(**) At one time in the mid1990s, I worked as a consultant for AT&T. What gave AT&T its distinctive culture is that it combined some of the best technical talent on the face of the Earth with some of the worst management on the face of the Earth. That's because AT&T was in the habit of promoting its strongest technical people to management. Without prep, without training and without support, many of these promoted floundered on the job and their incompetence made life miserable for everyone including themselves. And AT&T was making a fool's bargain because it was exchanging a great tech person for a lousy manager. So your assertion that you are more technically competent than your colleague makes no impression on me. I am technical as hell but you'd better believe that being technical is not my only attribute. I have worked in a slew of corporate and startup environments over the decades, and I have never been in a professional situation where all I needed was superior technical ability.

  • +1. Do you even want to be a manager? Consider he may be doing you a service by taking your good idea and selling the rest of the group on it. Maybe he should be giving you more credit when he does, but isn't he helping you get to the end goal which is the team uptaking your good technical ideas?
    – mxyzplk
    Dec 23 '16 at 4:45
  • 1
    +1 I agree. Totally. It's the feeling I am concerned, I hope you understand. Practically, you are perfect. How to work on that is my expectation
    – User323693
    Dec 23 '16 at 5:20
  • 2
    @Umar - It all boils down to "Show me, show me what you've got !" If you don't show anything, people will rightly or wrongly conclude that you have nothing to show and that you have nothing since you are not showing anything. It pays to advertise. Conversely, it does not pay to fail to advertise. Dec 23 '16 at 6:23

Your actual technical skill is irrelevant to being made a manager. That job requires a completely different set of skills. Foremost among those is the ability to handle politics and communication ability comes in a close second. Your coworker appears to have those skills when you do not and that is why he was given the promotion.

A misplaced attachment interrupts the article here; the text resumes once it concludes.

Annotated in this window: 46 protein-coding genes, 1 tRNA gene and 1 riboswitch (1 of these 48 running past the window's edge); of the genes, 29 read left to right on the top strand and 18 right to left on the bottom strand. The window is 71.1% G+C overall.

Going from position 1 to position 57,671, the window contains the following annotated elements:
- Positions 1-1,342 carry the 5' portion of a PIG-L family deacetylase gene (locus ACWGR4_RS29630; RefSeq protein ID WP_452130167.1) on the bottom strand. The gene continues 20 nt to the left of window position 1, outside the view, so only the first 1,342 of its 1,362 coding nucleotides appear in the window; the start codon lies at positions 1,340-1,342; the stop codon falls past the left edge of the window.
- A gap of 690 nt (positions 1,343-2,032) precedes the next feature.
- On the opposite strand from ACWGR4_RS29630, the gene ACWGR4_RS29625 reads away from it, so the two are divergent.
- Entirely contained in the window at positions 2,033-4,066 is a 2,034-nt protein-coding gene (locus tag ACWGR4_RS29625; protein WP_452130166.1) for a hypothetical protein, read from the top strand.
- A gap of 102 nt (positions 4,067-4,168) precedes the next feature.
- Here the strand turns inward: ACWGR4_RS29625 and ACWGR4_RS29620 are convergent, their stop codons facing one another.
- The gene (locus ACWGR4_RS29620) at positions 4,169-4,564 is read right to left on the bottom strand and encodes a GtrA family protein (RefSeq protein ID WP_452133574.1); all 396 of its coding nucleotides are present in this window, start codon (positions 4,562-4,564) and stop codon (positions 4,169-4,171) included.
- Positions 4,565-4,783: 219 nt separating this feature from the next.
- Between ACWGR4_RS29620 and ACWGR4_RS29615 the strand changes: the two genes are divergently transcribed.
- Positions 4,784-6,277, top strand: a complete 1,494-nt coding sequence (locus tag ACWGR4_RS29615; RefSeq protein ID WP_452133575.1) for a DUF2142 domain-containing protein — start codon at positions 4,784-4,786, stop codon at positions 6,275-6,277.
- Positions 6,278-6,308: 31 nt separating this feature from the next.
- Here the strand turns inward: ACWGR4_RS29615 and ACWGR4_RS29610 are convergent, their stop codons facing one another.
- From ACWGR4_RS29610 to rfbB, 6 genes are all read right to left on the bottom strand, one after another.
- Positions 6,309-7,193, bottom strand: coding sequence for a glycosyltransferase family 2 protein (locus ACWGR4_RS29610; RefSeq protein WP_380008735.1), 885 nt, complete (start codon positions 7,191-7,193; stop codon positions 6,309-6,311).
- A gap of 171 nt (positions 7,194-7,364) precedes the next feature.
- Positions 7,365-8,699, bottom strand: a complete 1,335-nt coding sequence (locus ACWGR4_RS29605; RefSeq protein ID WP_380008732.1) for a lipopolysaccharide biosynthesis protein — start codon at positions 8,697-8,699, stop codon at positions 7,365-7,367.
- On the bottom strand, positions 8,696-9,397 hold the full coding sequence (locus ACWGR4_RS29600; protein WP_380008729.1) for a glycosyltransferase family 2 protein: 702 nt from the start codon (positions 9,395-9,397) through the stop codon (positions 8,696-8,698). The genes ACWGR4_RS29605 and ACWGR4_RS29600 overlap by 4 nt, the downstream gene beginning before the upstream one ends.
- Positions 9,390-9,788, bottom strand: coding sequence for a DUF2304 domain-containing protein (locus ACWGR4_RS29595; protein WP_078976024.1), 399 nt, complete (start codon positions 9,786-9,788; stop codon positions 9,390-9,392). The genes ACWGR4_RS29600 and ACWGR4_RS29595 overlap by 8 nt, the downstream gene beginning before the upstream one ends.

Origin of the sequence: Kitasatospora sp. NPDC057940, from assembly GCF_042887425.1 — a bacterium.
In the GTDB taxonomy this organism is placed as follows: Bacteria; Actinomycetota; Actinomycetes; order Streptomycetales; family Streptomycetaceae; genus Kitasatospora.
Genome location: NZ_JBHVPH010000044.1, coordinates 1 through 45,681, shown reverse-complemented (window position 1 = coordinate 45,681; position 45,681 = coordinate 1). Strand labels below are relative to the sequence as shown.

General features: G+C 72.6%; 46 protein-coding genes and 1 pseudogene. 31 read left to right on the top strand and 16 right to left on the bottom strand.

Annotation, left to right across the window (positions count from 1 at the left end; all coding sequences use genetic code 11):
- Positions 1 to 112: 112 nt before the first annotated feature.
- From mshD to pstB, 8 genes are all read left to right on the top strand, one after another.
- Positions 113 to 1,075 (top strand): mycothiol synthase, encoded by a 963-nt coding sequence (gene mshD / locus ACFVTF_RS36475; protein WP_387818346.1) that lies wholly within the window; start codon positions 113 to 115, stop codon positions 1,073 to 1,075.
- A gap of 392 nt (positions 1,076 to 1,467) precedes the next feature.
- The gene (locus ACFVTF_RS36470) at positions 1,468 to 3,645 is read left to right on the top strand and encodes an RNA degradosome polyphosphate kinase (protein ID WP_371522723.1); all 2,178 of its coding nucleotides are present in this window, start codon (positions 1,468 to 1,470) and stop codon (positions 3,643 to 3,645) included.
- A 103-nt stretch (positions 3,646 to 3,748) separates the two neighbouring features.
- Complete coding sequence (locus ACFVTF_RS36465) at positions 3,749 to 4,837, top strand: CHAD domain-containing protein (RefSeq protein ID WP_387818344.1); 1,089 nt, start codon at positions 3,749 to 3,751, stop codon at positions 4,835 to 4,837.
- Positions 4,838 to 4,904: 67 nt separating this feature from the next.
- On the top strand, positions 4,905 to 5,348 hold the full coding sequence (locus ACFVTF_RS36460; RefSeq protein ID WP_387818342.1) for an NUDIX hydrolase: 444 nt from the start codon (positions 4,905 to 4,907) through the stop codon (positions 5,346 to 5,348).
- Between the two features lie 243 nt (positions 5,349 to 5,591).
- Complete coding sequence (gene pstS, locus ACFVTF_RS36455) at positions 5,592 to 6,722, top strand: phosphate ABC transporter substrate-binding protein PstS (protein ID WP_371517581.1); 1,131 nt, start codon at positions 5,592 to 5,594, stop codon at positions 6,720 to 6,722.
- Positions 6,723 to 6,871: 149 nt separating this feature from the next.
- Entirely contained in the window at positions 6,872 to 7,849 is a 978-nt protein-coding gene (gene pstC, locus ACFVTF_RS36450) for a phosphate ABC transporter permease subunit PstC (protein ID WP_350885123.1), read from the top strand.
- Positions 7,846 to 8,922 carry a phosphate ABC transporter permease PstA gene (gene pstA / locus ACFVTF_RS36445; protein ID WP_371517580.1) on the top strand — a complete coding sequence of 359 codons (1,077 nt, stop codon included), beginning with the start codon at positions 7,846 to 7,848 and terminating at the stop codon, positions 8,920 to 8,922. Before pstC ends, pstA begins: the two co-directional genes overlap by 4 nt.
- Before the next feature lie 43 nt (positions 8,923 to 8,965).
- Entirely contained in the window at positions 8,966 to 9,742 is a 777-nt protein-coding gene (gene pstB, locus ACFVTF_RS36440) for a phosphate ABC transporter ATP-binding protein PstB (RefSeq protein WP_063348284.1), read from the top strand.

What you do now is learn from him. If you want to move up to management, then you need to learn how to do managerial type skills yourself. You need to learn to speak up in meetings and to prevent people from openly stealing your ideas. You need to learn to promote yourself within the organization so that people making choices about promotions see you.

If you don't want to be a manager, then you need to accept that he will be your manager and if his technical skills are less than yours, that is fine because he is not going to be the technical person, you are.

Either way, starting off angry and upset at someone being made your manager is counterproductive and downright dangerous for your career. The onus is on you to learn to get along with your boss. So do so. In the course of a whole career, there will be many times when someone you aren't wild about becomes your boss or gets the promotion you wanted. That is part of life and it is time to accept that and learn to work with people you don't like or don't respect.

From your description this guy sounds like he will do well as a manager, that is in your favor if you work for him. He will want to help promote your good work because that makes him look good. So instead of being angry, turn him into an ally. That will help your career more than unproductive moaning about how someone I didn't like got promoted.

I will also point out that the best boss I ever had was someone that I was upset about when he got promoted. You have to change your perspective. Things may well work out better than you expect, but they won't as long as you have an attitude problem.


Not the answer you're looking for? Browse other questions tagged .